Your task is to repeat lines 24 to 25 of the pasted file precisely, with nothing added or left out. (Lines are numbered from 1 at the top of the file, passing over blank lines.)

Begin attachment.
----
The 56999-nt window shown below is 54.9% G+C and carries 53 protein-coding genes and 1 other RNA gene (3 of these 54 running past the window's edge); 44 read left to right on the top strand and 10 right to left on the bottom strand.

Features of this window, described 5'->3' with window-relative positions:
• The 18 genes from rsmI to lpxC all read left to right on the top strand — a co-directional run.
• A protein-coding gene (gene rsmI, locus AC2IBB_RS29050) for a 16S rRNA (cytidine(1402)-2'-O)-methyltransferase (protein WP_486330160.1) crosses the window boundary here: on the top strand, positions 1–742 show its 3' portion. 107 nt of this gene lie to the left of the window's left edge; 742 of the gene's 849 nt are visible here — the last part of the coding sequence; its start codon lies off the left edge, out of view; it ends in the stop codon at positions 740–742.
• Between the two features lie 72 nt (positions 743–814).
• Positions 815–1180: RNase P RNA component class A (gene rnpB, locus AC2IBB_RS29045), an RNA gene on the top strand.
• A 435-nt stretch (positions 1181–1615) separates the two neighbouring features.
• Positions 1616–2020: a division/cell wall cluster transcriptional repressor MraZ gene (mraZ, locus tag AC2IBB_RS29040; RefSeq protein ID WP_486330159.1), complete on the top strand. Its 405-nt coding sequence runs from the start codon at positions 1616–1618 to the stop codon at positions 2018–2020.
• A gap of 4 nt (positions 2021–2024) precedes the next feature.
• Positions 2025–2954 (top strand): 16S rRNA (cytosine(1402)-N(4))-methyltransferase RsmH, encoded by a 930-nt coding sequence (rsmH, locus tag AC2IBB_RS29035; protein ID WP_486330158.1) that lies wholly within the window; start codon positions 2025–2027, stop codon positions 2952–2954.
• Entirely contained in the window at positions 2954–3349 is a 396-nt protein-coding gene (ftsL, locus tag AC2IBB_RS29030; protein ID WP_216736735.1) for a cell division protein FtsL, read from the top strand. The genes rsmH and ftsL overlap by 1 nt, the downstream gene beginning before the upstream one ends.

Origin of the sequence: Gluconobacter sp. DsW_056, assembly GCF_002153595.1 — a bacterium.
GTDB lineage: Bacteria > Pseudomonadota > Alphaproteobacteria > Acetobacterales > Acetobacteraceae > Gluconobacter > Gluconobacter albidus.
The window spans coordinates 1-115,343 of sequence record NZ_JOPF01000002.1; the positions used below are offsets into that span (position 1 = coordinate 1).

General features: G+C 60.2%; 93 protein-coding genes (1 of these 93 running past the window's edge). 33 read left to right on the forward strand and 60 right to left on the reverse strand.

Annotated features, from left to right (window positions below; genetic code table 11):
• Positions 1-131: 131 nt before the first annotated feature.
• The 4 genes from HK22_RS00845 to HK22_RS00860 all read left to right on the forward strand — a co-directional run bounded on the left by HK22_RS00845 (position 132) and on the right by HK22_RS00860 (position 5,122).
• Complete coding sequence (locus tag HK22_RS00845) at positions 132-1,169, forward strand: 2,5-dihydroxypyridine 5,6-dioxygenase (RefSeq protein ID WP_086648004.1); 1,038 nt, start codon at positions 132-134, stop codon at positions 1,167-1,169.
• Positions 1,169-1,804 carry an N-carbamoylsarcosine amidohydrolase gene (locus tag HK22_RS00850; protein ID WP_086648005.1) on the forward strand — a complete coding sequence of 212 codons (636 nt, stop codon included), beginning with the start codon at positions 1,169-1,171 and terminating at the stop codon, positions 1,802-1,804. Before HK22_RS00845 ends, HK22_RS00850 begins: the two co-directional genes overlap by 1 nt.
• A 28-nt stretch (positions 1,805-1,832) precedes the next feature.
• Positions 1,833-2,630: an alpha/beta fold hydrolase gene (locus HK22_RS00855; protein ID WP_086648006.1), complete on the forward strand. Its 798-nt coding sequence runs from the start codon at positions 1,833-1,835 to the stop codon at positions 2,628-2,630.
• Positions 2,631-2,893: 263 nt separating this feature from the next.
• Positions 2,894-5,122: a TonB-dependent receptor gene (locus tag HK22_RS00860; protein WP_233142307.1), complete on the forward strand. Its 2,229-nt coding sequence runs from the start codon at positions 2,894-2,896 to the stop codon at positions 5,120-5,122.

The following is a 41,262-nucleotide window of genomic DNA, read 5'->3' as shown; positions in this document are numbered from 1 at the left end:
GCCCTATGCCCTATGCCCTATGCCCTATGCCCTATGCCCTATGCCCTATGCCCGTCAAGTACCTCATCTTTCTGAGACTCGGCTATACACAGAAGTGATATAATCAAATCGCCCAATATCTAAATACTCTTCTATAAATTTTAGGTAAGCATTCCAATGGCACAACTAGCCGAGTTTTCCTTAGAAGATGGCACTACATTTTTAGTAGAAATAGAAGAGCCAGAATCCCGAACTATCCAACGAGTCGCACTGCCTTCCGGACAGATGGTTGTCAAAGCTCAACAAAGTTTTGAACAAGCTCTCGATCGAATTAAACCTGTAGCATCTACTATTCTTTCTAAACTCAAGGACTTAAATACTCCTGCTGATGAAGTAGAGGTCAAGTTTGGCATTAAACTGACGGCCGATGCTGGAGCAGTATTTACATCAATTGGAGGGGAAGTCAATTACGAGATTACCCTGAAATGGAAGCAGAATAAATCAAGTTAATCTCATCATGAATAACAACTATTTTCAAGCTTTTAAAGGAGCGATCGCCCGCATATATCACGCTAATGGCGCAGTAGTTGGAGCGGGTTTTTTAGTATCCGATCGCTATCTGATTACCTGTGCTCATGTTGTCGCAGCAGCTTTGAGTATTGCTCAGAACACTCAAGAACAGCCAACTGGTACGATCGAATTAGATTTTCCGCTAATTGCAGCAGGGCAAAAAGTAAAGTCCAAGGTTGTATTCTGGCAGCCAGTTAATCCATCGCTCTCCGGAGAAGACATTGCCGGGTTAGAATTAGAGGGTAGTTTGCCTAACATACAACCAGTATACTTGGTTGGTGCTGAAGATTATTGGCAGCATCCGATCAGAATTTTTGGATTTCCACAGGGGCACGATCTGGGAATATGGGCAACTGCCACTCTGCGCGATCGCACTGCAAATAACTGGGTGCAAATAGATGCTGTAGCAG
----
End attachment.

• Positions 2,894-5,122: a TonB-dependent receptor gene (locus tag HK22_RS00860; protein WP_233142307.1), complete on the forward strand. Its 2,229-nt coding sequence runs from the start codon at positions 2,894-2,896 to the stop codon at positions 5,120-5,122.

The following is a 41,262-nucleotide window of genomic DNA, read 5'->3' as shown; positions in this document are numbered from 1 at the left end: